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GARY — Parents and students of Steel City Academy spoke passionately Thursday night against a private company's plans to build a municipal solid waste recovery and recycling facility not far from their charter school on 35th Avenue. 

At a community meeting, sophomore Leilani Atkins, 15, said Maya Energy LLC's proposed 165,000-square-foot municipal recycling facility near her school, 2650 W. 35th Ave., "poses a threat to our school, us kids, our atmosphere and the water." Atkins and other students are members of Year Zero, a student-led club that promotes a cleaner environment in Gary.

Atkins sentiments were echoed by the more than 60 students, community members and school administrators in attendance, along with the Hoosier Environmental Council and the Community Strategy Group. 

Steel City Academy serves about 290 students, with plans for expansion next year to include kindergarten through 11th grade. The founders chose its 18-acre property — which is across the street from the proposed facility — because there was high-demand for a junior high and high school facility south of 25th Avenue in Glen Park, said Katie Kirley, executive director and principal.

"One of our core values is power. It means we cannot sit on the sidelines, and we have to be empowered, amplify our voice, and speak on what we want to be just, right and equitable," Kirley said.

Maya Energy LLC has proposed a $50 million, 165,000-square-foot municipal recycling facility on land it would lease for 50 years from the Little Calumet River Basin Commission. A consultant for Maya Energy, Matt Reardon, said the project would create between 100 and 124 high-paying jobs.   

Sam Henderson, staff attorney with the Hoosier Environmental Council, argued the permit application for the facility at 2727 W. 35th Ave. is "vague" and inadequately addresses concerns about noise, traffic, fugitive releases and air and water discharges. And, when approved in 2016 by the city's zoning board, the project was misrepresented as merely a paper recycling facility. 

The project has already received approval from the City Council and the city's Zoning Board, but the company is still waiting on approval from the Indiana Department of Environmental Management for an solid waste facility permit. The City Council granted Maya Energy a special use permit in 2016, around the same time Steel City Academy was granted its special use permit.

The meeting turned heated later in the night when Reardon fielded questions from a visibly upset crowd of parents, community members and students, along with Jimmy Ventura, an East Chicago resident who is behind the project and is listed as project contact on the state's permit application.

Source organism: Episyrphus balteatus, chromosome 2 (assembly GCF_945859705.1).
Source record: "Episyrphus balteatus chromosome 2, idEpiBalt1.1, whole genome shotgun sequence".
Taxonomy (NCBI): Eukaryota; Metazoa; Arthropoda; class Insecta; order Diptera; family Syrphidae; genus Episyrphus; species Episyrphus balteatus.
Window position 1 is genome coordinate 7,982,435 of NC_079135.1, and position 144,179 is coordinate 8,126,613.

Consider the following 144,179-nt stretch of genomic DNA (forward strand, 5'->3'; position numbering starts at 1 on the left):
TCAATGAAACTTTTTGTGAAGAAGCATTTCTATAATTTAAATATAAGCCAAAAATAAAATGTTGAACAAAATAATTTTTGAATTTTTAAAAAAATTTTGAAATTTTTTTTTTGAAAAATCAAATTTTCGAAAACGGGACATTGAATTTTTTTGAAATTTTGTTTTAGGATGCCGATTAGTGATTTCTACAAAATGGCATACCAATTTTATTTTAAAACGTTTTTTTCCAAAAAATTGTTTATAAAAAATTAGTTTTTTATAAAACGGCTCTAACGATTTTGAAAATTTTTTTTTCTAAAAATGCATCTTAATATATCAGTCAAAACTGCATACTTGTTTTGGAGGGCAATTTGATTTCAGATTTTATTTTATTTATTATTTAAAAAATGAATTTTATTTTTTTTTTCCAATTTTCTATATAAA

Often interrupted by angry parents and community members, Ventura defended the project, dubbing it a recycling facility that will accept construction and demolition debris and handle only municipal solid waste such as cardboard, paper and plastics.

"I came here to dispel rumors and lies. This is a recycling facility," he said. "We are building a state-of-the-art facility, not a dump."

Hoosier Environmental Council's Henderson argued the facility will process 2,400 tons of waste per day, much of which will be processed into fuel pellets for incineration and sold off to other companies that will turn the materials into usable fuel and energy.  

"No fuels will be burned and Maya is not seeking permitting to do so. Remainder waste that is suitable can be purchased by companies that are permitted for such activities. Maya Energy would be legally obligated to operate within the confines of any permit issued," Reardon emailed in a statement to The Times. 

As parents grew angrier, Ventura offered to work with the school by "offering scholarships" to Steel City students.

Reardon and Ventura lashed out against the Hoosier Environmental Council for not attending past public hearings and for the sudden outcry against this project in the final steps of approval. He said the school did not exist when Maya sought out the site location.

Residents also have until March 12 to submit comments on the proposal to the Indiana Department of Environmental Management.

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Public safety reporter

Lauren covers breaking news, crime and courts for The Times. She previously worked at The Herald-News in Joliet covering government, public policy, and the region’s heroin epidemic. She holds a master’s degree in Public Affairs Reporting.